To say that I knew Charles Rogers would be a lie.
He and I are about the same age, attended Michigan State at the same time, and had some mutual friends. In the course of hanging out with those friends, he and I hung out a few times as well. A couple house parties, a few get-togethers, watching football once or twice. I don’t know if he ever really knew my name then, and he certainly doesn’t now. I’d be stunned if he even recognized me without context (i.e., the presence of those mutual friends). That was the extent of my familiarity with him.
Still, it was surreal to see the same person—face, voice, lexicon, mannerisms—I’d hung out with, up close and personal on Outside the Lines. It was bizarre to hear him tell Jemele Hill how his “Lamborghini living”, combined with his injuries, depression, and eventual addictions sidetracked what might have been an incredible career. It was reassuring to see him avoid the easy outs—he wasn’t dodging questions, issuing blanket denials, or painting himself as a saint. It was depressing to see him working hard, talking about a “comeback” that’s likely occurring only in his mind.
The NFL, as a hivemind/entity, has given up on Chuck. You can just sense the groupthink take on him: he’s a bust, he’s a ‘turd’, he’s a stoner, he’s injury-prone; he’s been written off. Matt Millen gave us several interesting nuggets in that interview—but foremost was this: if an NFL team believes that Chuck can help them win, they will take him. It’s sad and ruthless, but Millen’s absolutely right. The fact that he’s not on somebody’s roster proves that nobody in the NFL believes he can help them win. Chuck appears to have been blackballed—and at least amongst NFL fans in general, nobody seems to care.
What a bizarre contrast, then, with Mike Vick. Here is a man who spent six years in the NFL being almost, but not quite, an excellent NFL quarterback. He was involved in a string of on- and off-field incidents, culminating in the discovery that he’d been funding, organizing, and personally committing dozens of violent federal felonies. But, NFL teams still believe he can help them win--so now he’s got a million-dollar job with one of the best-run sports organizations in the world. While there are many who believe he should have lost his privilege to play professional football, there are others who will argue that any suspension beyond his prison sentence could only be motivated by extreme racism.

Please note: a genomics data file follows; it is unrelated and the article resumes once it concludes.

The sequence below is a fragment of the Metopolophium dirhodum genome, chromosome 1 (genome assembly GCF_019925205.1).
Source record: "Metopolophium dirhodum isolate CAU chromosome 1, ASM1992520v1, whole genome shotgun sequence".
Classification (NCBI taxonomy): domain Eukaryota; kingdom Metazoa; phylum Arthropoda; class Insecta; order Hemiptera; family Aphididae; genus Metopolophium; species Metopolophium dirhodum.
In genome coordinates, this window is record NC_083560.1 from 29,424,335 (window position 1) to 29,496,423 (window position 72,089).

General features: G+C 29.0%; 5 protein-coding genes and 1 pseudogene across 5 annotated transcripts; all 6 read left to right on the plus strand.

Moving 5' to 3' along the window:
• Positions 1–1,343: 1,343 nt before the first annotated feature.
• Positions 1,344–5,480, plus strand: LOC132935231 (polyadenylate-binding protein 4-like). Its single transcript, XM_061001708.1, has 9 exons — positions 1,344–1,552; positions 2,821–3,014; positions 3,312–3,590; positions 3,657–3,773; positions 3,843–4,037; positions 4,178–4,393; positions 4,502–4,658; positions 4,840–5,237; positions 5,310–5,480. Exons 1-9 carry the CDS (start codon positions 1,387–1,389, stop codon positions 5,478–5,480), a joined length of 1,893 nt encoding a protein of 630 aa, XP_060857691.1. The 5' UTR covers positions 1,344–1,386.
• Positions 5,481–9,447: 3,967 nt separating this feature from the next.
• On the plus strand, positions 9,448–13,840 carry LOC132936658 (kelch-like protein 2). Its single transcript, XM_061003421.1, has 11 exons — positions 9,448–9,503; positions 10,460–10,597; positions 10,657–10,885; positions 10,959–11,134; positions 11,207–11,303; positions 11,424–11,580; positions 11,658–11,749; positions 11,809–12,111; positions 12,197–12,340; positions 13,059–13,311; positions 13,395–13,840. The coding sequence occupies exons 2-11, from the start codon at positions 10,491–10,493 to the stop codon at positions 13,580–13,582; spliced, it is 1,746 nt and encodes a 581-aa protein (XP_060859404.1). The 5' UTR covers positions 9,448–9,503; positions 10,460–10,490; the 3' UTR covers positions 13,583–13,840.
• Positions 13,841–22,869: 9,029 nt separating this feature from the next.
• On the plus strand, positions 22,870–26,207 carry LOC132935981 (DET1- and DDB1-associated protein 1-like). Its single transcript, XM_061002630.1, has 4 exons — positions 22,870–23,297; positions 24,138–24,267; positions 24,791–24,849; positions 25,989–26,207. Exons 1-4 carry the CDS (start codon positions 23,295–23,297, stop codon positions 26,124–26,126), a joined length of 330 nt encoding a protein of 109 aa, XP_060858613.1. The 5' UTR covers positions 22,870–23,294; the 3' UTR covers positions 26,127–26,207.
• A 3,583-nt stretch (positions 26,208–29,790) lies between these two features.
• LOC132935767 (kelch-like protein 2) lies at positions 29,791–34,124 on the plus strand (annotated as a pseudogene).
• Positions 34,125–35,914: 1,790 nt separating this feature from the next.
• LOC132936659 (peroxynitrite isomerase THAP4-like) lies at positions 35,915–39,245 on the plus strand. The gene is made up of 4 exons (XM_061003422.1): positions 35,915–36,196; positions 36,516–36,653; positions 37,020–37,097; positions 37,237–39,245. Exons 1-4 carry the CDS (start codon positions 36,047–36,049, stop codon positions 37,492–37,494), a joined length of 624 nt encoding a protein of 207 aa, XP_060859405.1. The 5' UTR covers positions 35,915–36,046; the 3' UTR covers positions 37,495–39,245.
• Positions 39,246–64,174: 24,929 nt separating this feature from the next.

Where, I wonder, is this same outcry for Charles Rogers? Who is taking the NFL to task for casting him aside? Is it the perception that all that “Lamborghini living” was his own damn fault? How then, does that not apply to the choices Mike Vick made? Vick is sometimes painted as a victim of circumstance, having been indoctrinated in a working-class, African-American subculture where illegal behavior is glorified. Of course, I challenge anyone to explain how that would not apply to Chuck, as well. Is it, then, the nature of the offenses? Rogers committed crimes of dependency and sloth, whereas Vick committed crimes of passion and violence. Could it be that Vick’s pardon comes because, if properly channeled, his flaws are usable? That’s a level of ruthlessness I can’t possibly be comfortable with.
This all catalyzed for me yesterday, when I took my two oldest kids to the annual “Meet the Spartans” event at the Meridian Mall. As much as I root for my alma mater, I don’t know all hundred-plus kids by face or number in August--so for most of them, I was shaking their hand and asking them their name before proffering my children’s posters for them to sign.
There was one player, an incredibly built kid. His lean, but developed frame definitely brought the phrase “man amongst boys” to my mind. I shook his hand—but when I asked his name, he froze; suspicion flashed across his face. “Glenn Winston,” he replied. I cracked a smile and said, “Sorry, I don’t know everyone by number yet,” and the tension broke. He laughed and smiled wide, and said, “I’m sorry, I thought you recognized my face from something else.”
As he signed my kids’ posters, I remembered something I’d Tweeted not too long ago:
“Damn. Hoping this punk'd never don the Green & White again”.
I immediately felt sick to my stomach. I’d just looked this kid—and, ripped or no, that’s what he is, a college kid—in the eye and shook his hand; yet just a week before I’d called him a punk, and complained that his future hadn’t yet swirled down the drain. Is that really the kind of person I am? Is that what fandom does to someone? I’m so eager to make sure that “my” team represents me well, that I’ll wish for young man with a path to a bright future to have the door slammed in his face? I can’t possibly be comfortable with that, either.
Unfortunately, complaining about the grand injustice of it all gets us nowhere. The fact remains that life isn’t fair; how second, and third, and fourth chances to do it right are distributed isn’t equal in any walk of life; football is no exception.
To say there is an easy answer would be a lie.